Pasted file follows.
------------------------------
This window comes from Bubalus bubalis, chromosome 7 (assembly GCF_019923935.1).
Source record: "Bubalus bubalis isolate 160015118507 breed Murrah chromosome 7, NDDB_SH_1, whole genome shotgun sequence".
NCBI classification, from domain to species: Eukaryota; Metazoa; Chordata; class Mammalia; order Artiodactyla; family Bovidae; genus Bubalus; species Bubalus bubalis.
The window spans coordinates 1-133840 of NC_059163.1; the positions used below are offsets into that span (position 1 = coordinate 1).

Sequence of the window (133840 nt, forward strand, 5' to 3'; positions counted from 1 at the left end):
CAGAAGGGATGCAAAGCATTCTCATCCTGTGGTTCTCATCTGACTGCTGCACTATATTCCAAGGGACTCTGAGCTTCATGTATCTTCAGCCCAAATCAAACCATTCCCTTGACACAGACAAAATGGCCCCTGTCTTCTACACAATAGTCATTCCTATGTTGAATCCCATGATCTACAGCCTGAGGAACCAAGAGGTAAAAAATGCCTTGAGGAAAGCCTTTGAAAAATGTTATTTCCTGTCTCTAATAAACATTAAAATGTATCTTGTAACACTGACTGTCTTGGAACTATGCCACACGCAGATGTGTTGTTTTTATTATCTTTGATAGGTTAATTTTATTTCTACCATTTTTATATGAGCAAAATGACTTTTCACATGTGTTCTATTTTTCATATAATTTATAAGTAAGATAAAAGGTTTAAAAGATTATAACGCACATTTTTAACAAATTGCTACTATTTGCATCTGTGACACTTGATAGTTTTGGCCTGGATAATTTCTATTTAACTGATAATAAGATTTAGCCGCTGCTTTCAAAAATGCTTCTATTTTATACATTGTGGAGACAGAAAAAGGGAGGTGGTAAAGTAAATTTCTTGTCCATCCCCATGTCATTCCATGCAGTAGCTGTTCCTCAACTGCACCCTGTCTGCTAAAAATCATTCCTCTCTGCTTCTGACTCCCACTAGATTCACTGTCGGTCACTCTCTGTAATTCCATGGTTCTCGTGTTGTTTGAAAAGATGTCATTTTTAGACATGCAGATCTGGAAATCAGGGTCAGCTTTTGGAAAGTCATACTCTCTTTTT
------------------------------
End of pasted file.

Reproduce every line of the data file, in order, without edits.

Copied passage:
This window comes from Bubalus bubalis, chromosome 7 (assembly GCF_019923935.1).
Source record: "Bubalus bubalis isolate 160015118507 breed Murrah chromosome 7, NDDB_SH_1, whole genome shotgun sequence".
NCBI classification, from domain to species: Eukaryota; Metazoa; Chordata; class Mammalia; order Artiodactyla; family Bovidae; genus Bubalus; species Bubalus bubalis.
The window spans coordinates 1-133840 of NC_059163.1; the positions used below are offsets into that span (position 1 = coordinate 1).

Sequence of the window (133840 nt, forward strand, 5' to 3'; positions counted from 1 at the left end):
CAGAAGGGATGCAAAGCATTCTCATCCTGTGGTTCTCATCTGACTGCTGCACTATATTCCAAGGGACTCTGAGCTTCATGTATCTTCAGCCCAAATCAAACCATTCCCTTGACACAGACAAAATGGCCCCTGTCTTCTACACAATAGTCATTCCTATGTTGAATCCCATGATCTACAGCCTGAGGAACCAAGAGGTAAAAAATGCCTTGAGGAAAGCCTTTGAAAAATGTTATTTCCTGTCTCTAATAAACATTAAAATGTATCTTGTAACACTGACTGTCTTGGAACTATGCCACACGCAGATGTGTTGTTTTTATTATCTTTGATAGGTTAATTTTATTTCTACCATTTTTATATGAGCAAAATGACTTTTCACATGTGTTCTATTTTTCATATAATTTATAAGTAAGATAAAAGGTTTAAAAGATTATAACGCACATTTTTAACAAATTGCTACTATTTGCATCTGTGACACTTGATAGTTTTGGCCTGGATAATTTCTATTTAACTGATAATAAGATTTAGCCGCTGCTTTCAAAAATGCTTCTATTTTATACATTGTGGAGACAGAAAAAGGGAGGTGGTAAAGTAAATTTCTTGTCCATCCCCATGTCATTCCATGCAGTAGCTGTTCCTCAACTGCACCCTGTCTGCTAAAAATCATTCCTCTCTGCTTCTGACTCCCACTAGATTCACTGTCGGTCACTCTCTGTAATTCCATGGTTCTCGTGTTGTTTGAAAAGATGTCATTTTTAGACATGCAGATCTGGAAATCAGGGTCAGCTTTTGGAAAGTCATACTCTCTTTTT